Posted by Mary Hendra on April 3, 2013

Fifty years after the genocide of the Armenians, a memorial was established in our very own Southern California. I'd seen the sign off the 60 freeway many a time, and talked about it with fellow teachers in the context of our work on memory and memorials. But, many of us even in the LA Facing History office had not actually been to see it before. We decided to have an office field trip earlier this year!

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Topics: Armenian Genocide, Los Angeles

Understanding the Armenian Genocide from Primary Sources

Posted by Mary Hendra on December 18, 2012

In 2011, Elana Goldbaum (World History teacher at Gertz Ressler High School) opened her classroom to us by sharing how she uses Facing History to teach the Armenian Genocide. If I had to summarize it into key themes and practices, there were two:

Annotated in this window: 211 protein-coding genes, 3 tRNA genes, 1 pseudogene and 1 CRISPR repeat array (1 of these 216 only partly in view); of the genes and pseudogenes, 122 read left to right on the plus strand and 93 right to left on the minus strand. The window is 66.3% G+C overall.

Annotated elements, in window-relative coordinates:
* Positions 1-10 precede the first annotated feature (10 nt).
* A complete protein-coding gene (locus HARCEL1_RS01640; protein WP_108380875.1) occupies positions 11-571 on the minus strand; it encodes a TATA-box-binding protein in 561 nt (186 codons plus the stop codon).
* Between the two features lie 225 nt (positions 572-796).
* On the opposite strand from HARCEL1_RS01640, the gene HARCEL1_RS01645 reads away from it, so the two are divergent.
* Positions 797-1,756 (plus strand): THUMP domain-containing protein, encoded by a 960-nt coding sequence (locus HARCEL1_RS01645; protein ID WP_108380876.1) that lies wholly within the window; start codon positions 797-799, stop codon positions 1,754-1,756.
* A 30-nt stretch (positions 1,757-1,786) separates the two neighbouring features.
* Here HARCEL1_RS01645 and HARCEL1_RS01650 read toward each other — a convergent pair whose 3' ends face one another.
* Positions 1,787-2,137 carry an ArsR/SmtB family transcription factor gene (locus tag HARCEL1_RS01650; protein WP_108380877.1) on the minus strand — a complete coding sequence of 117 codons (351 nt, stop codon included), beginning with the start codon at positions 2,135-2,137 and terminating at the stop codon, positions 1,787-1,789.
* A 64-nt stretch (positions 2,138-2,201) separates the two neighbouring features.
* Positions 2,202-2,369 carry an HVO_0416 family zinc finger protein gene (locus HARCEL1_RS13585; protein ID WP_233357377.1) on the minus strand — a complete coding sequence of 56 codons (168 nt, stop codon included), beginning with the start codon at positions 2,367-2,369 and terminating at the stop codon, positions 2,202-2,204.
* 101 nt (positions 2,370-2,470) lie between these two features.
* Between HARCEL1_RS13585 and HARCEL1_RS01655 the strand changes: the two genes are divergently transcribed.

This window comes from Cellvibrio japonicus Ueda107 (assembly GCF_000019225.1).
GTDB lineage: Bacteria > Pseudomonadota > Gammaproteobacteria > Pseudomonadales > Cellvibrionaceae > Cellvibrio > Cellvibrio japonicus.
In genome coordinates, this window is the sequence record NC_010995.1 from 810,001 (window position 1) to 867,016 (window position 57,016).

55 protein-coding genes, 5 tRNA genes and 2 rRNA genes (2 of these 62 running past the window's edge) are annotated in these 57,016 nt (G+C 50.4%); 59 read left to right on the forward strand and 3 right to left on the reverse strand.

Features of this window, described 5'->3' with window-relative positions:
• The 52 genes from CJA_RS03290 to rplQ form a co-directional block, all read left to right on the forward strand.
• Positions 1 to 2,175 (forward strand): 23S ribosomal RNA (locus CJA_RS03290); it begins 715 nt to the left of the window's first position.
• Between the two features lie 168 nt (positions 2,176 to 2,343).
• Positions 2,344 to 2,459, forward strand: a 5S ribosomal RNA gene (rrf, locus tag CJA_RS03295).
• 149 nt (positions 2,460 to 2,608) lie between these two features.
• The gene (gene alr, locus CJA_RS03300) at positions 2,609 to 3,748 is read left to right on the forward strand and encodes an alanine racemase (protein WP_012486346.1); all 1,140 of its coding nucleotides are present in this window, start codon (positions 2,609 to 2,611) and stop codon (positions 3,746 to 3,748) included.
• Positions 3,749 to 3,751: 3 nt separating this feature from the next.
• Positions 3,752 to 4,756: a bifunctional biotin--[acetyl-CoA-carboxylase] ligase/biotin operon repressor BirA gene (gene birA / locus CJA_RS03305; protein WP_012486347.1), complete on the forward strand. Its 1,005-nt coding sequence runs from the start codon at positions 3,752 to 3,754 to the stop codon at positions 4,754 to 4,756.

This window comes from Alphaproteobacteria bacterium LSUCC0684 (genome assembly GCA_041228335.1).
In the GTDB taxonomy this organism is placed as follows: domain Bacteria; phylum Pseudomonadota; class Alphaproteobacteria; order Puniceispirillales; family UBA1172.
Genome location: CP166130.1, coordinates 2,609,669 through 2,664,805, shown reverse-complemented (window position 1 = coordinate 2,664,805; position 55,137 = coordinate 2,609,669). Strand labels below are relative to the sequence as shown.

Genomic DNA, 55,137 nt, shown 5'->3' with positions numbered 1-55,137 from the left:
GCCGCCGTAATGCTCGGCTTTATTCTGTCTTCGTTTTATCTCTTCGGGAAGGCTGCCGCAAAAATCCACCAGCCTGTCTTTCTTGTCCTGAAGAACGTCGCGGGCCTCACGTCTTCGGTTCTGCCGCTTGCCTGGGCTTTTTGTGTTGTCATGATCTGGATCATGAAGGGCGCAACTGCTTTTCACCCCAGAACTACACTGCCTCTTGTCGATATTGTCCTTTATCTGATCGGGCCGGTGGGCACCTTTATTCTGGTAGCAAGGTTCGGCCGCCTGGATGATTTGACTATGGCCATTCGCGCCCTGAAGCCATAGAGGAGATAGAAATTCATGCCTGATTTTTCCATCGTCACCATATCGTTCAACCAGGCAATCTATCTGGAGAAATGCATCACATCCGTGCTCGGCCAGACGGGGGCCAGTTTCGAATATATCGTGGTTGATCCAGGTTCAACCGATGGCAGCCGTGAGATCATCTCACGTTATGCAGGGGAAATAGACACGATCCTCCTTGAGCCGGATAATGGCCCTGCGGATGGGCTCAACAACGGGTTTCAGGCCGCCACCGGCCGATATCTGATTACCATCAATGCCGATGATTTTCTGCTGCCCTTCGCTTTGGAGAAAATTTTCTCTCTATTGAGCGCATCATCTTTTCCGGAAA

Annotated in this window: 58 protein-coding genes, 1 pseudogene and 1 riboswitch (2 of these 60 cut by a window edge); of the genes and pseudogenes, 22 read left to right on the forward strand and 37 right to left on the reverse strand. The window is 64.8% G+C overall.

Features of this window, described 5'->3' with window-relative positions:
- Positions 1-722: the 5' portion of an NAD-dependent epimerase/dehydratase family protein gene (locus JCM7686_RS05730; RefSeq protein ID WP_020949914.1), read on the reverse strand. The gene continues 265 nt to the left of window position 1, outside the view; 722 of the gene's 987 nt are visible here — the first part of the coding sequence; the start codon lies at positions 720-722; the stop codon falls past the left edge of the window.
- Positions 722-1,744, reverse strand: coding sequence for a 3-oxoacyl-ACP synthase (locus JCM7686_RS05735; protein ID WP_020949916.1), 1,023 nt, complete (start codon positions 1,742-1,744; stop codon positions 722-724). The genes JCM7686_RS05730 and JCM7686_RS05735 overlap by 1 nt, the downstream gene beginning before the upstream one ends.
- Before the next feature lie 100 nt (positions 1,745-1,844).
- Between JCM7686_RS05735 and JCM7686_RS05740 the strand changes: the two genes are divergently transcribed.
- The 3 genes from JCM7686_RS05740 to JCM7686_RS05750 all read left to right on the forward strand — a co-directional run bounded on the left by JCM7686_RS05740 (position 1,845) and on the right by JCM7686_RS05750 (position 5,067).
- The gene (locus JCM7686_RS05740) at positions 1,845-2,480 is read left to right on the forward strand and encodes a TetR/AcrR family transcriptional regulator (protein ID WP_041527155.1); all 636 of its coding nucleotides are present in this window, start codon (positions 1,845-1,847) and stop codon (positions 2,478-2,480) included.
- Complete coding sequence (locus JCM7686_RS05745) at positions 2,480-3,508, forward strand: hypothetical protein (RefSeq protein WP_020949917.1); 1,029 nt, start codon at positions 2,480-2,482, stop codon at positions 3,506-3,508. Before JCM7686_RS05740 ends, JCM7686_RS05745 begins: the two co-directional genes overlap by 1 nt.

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Topics: Armenian Genocide, Common Core, Critical Thinking, A View from the Classroom

Lakers fans pushing for genocide recognition?

Posted by Mary Hendra on December 3, 2012

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Topics: Choosing to Participate, Armenian Genocide, Los Angeles

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This blog helps Southern California teachers connect directly with each other, share ideas, and learn about new resources and opportunities for those interested in or already implementing Facing History.